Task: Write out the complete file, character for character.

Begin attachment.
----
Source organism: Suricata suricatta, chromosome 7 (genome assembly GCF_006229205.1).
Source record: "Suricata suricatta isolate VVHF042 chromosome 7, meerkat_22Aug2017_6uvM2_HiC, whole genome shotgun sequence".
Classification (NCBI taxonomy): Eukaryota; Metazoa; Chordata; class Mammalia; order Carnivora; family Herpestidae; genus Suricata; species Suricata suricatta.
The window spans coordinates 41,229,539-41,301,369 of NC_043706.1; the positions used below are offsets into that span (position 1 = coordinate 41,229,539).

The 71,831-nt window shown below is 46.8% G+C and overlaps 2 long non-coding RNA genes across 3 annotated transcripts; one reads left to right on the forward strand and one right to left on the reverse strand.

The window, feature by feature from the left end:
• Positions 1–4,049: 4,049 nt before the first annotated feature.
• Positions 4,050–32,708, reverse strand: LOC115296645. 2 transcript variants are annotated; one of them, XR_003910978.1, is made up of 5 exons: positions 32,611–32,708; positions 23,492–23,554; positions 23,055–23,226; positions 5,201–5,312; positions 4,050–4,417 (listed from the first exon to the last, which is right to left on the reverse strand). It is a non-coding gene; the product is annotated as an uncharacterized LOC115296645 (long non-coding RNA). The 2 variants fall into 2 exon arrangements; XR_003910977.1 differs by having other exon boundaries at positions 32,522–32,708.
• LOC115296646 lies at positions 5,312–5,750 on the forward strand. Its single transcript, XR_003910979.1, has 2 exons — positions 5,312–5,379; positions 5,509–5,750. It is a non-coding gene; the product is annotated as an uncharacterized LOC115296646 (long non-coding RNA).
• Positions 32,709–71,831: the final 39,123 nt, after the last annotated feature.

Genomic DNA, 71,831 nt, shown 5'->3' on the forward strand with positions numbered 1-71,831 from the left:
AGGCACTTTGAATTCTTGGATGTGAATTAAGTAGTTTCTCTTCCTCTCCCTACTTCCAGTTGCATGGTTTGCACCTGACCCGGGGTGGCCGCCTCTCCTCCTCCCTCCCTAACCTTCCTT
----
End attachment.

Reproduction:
Source organism: Suricata suricatta, chromosome 7 (genome assembly GCF_006229205.1).
Source record: "Suricata suricatta isolate VVHF042 chromosome 7, meerkat_22Aug2017_6uvM2_HiC, whole genome shotgun sequence".
Classification (NCBI taxonomy): Eukaryota; Metazoa; Chordata; class Mammalia; order Carnivora; family Herpestidae; genus Suricata; species Suricata suricatta.
The window spans coordinates 41,229,539-41,301,369 of NC_043706.1; the positions used below are offsets into that span (position 1 = coordinate 41,229,539).

The 71,831-nt window shown below is 46.8% G+C and overlaps 2 long non-coding RNA genes across 3 annotated transcripts; one reads left to right on the forward strand and one right to left on the reverse strand.

The window, feature by feature from the left end:
• Positions 1–4,049: 4,049 nt before the first annotated feature.
• Positions 4,050–32,708, reverse strand: LOC115296645. 2 transcript variants are annotated; one of them, XR_003910978.1, is made up of 5 exons: positions 32,611–32,708; positions 23,492–23,554; positions 23,055–23,226; positions 5,201–5,312; positions 4,050–4,417 (listed from the first exon to the last, which is right to left on the reverse strand). It is a non-coding gene; the product is annotated as an uncharacterized LOC115296645 (long non-coding RNA). The 2 variants fall into 2 exon arrangements; XR_003910977.1 differs by having other exon boundaries at positions 32,522–32,708.
• LOC115296646 lies at positions 5,312–5,750 on the forward strand. Its single transcript, XR_003910979.1, has 2 exons — positions 5,312–5,379; positions 5,509–5,750. It is a non-coding gene; the product is annotated as an uncharacterized LOC115296646 (long non-coding RNA).
• Positions 32,709–71,831: the final 39,123 nt, after the last annotated feature.

Genomic DNA, 71,831 nt, shown 5'->3' on the forward strand with positions numbered 1-71,831 from the left:
AGGCACTTTGAATTCTTGGATGTGAATTAAGTAGTTTCTCTTCCTCTCCCTACTTCCAGTTGCATGGTTTGCACCTGACCCGGGGTGGCCGCCTCTCCTCCTCCCTCCCTAACCTTCCTT